Paper 2004/156

Quantum cryptography: a practical information security perspective

Kenneth G. Paterson, Fred Piper, and Ruediger Schack


Quantum Key Exchange (QKE, also known as Quantum Key Distribution or QKD) allows communicating parties to securely establish cryptographic keys. It is a well-established fact that all QKE protocols require that the parties have access to an authentic channel. Without this authenticated link, QKE is vulnerable to man-in-the-middle attacks. Overlooking this fact results in exaggerated claims and/or false expectations about the potential impact of QKE. In this paper we present a systematic comparison of QKE with traditional key establishment protocols in realistic secure communication systems.

Note: This paper was originally posted with the title "Why quantum cryptography?" It was published in Quantum Communication and Security, Proceedings, NATO Advanced Research Workshop, edited by M. ˙Zukowski, S. Kilin and J. Kowalik, p. 175–180 (IOS Press, Amsterdam, 2007).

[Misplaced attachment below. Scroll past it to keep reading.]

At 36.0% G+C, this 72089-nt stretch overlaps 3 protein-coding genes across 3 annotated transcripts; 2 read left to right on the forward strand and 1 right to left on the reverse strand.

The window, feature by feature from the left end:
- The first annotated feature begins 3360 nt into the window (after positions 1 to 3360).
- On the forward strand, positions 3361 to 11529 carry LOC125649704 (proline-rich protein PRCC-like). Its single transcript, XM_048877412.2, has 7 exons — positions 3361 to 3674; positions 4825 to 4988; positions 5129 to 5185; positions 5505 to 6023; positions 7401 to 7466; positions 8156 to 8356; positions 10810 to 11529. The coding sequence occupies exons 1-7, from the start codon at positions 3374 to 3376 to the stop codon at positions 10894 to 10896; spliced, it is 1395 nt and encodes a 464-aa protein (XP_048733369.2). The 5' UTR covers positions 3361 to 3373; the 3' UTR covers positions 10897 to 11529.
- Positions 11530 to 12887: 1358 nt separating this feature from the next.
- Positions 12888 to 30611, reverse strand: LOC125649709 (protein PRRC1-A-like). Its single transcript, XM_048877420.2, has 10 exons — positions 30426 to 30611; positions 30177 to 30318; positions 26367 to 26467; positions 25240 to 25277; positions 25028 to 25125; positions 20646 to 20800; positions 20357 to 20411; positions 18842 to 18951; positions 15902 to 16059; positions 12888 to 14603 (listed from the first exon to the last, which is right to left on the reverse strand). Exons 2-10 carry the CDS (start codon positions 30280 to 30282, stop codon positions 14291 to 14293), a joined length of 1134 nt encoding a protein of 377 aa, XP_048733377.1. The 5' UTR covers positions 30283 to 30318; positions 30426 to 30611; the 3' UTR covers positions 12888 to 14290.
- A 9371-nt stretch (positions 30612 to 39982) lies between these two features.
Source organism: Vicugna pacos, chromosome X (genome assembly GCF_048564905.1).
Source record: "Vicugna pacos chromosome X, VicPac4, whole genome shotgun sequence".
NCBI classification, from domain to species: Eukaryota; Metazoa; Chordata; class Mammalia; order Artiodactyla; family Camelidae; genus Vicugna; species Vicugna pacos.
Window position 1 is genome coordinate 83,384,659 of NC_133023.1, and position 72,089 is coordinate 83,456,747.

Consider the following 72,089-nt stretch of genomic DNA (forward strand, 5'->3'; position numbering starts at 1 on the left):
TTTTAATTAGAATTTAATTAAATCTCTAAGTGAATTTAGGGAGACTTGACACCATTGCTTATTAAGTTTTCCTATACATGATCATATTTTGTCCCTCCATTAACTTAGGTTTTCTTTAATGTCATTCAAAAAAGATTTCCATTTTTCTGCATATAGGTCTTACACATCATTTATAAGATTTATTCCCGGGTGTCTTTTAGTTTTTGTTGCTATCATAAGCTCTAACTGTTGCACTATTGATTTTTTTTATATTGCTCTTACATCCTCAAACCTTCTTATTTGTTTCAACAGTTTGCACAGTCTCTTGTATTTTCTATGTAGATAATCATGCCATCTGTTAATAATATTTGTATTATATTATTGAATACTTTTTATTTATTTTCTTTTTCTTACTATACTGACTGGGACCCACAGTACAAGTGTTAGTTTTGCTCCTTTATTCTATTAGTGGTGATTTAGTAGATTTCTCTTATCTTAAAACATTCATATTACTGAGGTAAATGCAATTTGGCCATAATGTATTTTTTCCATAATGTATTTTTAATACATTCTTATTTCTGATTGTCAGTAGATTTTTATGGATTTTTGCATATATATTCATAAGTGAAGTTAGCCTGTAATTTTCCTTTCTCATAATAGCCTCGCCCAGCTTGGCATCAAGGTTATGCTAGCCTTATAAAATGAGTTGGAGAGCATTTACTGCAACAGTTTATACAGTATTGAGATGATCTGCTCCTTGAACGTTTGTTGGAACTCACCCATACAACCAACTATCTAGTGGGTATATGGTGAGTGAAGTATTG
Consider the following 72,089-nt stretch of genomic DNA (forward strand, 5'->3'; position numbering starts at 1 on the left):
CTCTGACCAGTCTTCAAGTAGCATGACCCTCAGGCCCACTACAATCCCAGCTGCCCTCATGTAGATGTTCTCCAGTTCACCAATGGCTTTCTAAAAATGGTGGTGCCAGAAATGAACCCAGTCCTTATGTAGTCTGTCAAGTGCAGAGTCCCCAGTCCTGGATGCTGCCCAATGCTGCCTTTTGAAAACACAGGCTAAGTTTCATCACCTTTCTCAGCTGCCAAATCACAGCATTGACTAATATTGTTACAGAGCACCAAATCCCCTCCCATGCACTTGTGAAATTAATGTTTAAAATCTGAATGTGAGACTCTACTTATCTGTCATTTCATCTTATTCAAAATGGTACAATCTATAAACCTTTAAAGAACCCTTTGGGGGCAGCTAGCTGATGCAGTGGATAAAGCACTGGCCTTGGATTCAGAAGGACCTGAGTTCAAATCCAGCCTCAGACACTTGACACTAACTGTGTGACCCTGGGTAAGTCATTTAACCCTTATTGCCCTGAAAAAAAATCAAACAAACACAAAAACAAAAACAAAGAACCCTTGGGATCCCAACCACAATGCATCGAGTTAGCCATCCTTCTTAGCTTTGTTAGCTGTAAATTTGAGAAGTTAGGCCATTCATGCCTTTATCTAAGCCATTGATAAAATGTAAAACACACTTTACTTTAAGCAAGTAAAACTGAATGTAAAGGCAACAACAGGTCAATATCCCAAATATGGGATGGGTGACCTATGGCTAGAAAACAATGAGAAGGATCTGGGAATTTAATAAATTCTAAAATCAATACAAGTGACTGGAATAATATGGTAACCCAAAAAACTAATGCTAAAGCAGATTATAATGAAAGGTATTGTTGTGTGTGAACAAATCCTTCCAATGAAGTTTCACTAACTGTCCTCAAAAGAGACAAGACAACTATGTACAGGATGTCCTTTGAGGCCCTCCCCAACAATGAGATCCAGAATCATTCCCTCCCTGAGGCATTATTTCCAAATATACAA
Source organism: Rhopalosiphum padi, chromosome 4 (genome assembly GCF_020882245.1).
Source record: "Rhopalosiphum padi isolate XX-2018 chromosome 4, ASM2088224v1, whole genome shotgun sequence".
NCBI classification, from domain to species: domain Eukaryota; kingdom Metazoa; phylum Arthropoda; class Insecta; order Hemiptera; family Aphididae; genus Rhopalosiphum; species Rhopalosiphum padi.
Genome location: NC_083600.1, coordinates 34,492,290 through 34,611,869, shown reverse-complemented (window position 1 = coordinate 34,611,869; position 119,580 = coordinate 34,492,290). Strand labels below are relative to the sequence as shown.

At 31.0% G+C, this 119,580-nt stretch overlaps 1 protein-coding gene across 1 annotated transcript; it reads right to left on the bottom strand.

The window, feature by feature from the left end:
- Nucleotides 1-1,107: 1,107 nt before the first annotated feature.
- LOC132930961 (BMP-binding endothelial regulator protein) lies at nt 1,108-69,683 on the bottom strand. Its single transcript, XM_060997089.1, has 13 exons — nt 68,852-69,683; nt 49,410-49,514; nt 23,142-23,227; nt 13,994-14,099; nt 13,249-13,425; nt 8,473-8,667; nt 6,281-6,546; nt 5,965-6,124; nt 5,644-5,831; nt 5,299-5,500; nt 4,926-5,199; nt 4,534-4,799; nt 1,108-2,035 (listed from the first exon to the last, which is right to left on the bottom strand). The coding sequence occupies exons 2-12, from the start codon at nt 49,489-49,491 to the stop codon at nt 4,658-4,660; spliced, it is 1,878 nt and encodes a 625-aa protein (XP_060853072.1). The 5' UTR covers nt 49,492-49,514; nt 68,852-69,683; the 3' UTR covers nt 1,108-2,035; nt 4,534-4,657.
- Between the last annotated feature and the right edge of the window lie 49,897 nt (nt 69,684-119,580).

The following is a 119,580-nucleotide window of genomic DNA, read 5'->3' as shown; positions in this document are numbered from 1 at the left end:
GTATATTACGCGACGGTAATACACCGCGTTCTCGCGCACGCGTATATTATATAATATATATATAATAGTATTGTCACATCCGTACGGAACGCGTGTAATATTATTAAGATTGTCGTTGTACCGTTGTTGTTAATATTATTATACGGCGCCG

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Published elsewhere. Also available at quant-ph/0406147
quantum cryptography
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kenny paterson @ rhul ac uk
2009-08-11: last of 2 revisions
2004-07-07: received
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      author = {Kenneth G.  Paterson and Fred Piper and Ruediger Schack},
      title = {Quantum cryptography: a practical information security perspective},
      howpublished = {Cryptology ePrint Archive, Paper 2004/156},
      year = {2004},
      note = {\url{}},
      url = {}
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